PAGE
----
What Levels of Care can be Provided In an Outpatient Setting?

All levels of addiction treatment can be provided in an outpatient setting. Although a relatively new modality of care, outpatient detoxification is catching on among the treatment community because it delivers outstanding results at a lower cost. Lower, outpatient levels of care include Partial Care and IOP.

Why is Alcohol Withdrawal Dangerous?

Although alcohol appears to be a more benign substance relative to heroin or fentanyl, withdrawal from alcohol is far more dangerous than withdrawal from opiates. This is because alcohol withdrawal symptoms can lead to seizures, stroke or even death. Although the physical discomfort from opiate withdrawal is far worse, it is not as dangerous.

When Does Alcohol Become a Problem?

Alcohol is a commonly consumed beverage. However, for some people, it becomes a problem, and there is a genetic component to this. They are unable to stop consumption despite negative consequences. Alcohol use disrupts their work, home, and social life.

If you are looking for a safe alcohol treatment program, please contact us to ease your road to recovery. Call a treatment expert today if you or a loved one is experiencing issues with alcohol.


Related Articles

Set Yourself free from Alcohol Addiction

6 Reasons to Quit Harmful Substances Such as Alcohol, Drugs, and Tobacco

How to Choose Right Drug Treatment Center in New Jersey


When is Outpatient Alcohol Treatment an Ideal Option?

When is Outpatient Alcohol Treatment an Ideal Option?

alcohol treatment

Outpatient alcohol treatment has generally proven to be more effective than inpatient treatment, but some support at home is needed.

There are similarities between inpatient and outpatient alcohol treatment: both offer detoxification from all substances (alcohol, anesthetics, benzos and opiates); both utilize medication assisted treatment to detox individuals off their substance of choice; both offer group and individual therapy and teach coping and relapse prevention skills. However, the key difference is in outcomes; Outpatient detoxification and treatment deliver much better results relative to inpatient treatment.

Benefits of Outpatient alcohol treatment

Outpatient detoxification, alcohol and drug treatment offer multiple advantages for the patient. Firstly, health insurance companies authorize longer length of treatment, and outcomes improve with longer treatment.

In outpatient detoxification/ alcohol treatment, the patient is able to go back home at the end of each day and apply coping and relapse prevention skills learnt in treatment in a real life environment – they come back to treatment the next day and process it and make adjustments. Family can be more involved in treatment and family interventions bring the patient and their loved ones closer by dissolving conflicts – this also helps to elevate the support the patient receives at home permanently.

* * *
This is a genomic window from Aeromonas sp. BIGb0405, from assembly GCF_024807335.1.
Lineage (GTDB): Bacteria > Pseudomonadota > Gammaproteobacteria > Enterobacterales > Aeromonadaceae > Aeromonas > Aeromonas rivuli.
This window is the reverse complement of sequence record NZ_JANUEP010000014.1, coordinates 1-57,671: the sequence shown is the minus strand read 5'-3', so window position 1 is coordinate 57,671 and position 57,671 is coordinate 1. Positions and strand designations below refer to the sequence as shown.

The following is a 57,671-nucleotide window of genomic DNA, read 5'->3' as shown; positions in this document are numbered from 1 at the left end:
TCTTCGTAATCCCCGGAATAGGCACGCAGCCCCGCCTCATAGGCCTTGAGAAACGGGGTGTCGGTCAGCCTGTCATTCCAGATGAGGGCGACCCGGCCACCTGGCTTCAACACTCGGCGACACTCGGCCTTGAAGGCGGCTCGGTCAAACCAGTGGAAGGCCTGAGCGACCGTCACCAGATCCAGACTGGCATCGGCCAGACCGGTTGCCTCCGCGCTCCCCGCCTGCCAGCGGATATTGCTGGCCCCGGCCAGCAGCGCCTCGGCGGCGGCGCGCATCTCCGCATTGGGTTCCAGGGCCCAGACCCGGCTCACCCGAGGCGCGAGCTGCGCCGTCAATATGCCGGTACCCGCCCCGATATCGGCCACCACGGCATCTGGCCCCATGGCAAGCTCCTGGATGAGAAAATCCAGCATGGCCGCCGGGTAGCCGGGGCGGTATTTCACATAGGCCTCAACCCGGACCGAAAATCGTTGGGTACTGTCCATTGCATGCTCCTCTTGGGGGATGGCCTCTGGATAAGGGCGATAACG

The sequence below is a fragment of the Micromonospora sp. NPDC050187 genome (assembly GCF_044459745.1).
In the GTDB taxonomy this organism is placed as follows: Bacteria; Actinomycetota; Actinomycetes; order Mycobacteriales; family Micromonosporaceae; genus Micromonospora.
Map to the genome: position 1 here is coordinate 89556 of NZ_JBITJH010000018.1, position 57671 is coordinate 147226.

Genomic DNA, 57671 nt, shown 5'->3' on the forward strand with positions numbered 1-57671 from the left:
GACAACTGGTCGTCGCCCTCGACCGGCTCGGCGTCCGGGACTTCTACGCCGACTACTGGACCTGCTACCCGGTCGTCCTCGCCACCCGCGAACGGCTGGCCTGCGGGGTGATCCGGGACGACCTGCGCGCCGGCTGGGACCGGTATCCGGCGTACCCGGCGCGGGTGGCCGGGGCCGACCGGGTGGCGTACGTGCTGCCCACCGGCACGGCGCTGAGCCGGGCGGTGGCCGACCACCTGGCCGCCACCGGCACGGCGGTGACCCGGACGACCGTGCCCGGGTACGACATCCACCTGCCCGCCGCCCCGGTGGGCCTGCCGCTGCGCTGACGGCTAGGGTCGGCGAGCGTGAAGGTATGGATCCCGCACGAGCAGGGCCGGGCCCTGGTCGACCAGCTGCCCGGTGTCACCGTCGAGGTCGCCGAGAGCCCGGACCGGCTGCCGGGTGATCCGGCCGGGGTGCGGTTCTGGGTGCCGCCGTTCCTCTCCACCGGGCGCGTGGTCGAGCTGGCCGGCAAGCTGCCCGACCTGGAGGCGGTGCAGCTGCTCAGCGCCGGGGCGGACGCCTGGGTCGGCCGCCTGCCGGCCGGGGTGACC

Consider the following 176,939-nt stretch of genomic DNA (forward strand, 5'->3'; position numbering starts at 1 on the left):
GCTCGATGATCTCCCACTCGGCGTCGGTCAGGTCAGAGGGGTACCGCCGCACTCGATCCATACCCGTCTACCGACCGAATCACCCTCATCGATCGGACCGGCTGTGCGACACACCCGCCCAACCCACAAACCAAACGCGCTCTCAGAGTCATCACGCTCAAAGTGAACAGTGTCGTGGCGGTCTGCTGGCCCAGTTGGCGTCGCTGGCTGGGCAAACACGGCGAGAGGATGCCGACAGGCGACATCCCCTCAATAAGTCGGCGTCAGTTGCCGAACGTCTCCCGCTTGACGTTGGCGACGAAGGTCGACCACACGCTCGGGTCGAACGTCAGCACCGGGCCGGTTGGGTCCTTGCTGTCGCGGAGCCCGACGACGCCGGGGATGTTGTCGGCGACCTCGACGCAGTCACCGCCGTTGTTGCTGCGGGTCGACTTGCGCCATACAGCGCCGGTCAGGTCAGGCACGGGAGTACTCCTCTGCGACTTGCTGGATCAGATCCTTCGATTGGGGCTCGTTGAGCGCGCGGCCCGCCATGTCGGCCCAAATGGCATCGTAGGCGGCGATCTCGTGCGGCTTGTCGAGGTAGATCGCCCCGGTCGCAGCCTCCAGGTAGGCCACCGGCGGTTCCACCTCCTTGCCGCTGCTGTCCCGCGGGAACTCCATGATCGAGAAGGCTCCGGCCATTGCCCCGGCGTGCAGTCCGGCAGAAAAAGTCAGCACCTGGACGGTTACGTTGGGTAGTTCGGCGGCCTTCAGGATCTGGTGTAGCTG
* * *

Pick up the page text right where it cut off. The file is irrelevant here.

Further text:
Outpatient detoxification/ alcohol treatment also allows the patient to be in touch with family and work, which lowers the stress for the patient, However, for outpatient detoxification/ alcohol treatment to be fully effective, the patient would need some level of support at home from family of other loved ones.

While therapy to teach relapse prevention and coping skills happen in an inpatient setting also, the patient gets no real time experience applying these skills. The patient is isolated from their home/living environment and the skills they learn are on a theoretical level and have never been tested in the real world. When patients return home after alcohol treatment, they have lost access to their treatment providers and receive no guidance when they are unable to apply the skills learnt while in treatment.

Consequently, relapses are more common after inpatient detoxification/ alcohol treatment.

Outpatient alcohol treatment in NJ helps patients overcome their addiction to alcohol and they also learn how to identify and avoid triggers. Ambulatory (outpatient) alcohol and drug treatment/rehab programs include detoxification, partial care and intensive outpatient (IOP) services. Detoxification and partial care programs run during the day, while IOP programs typically run in the evening.

Given the above facts, it is easy to see why Ambulatory (Outpatient) Detoxification and other outpatient programs are becoming more common.


Related Articles

4 Ways to overcome Addiction Alcohol Drugs

Dangers an alcohol body need to be aware of

The Benefits of Outpatient Addiction Treatment


In-network with:

Anthem BCBS
Beacon Health Options
Emblem BCBS
Empire BCBS
Horizon BCBS (EPO, HMO, PPO)
United Health/Optum/Oxford
Emblem GHI*


* If the QualCare logo is on the
insurance card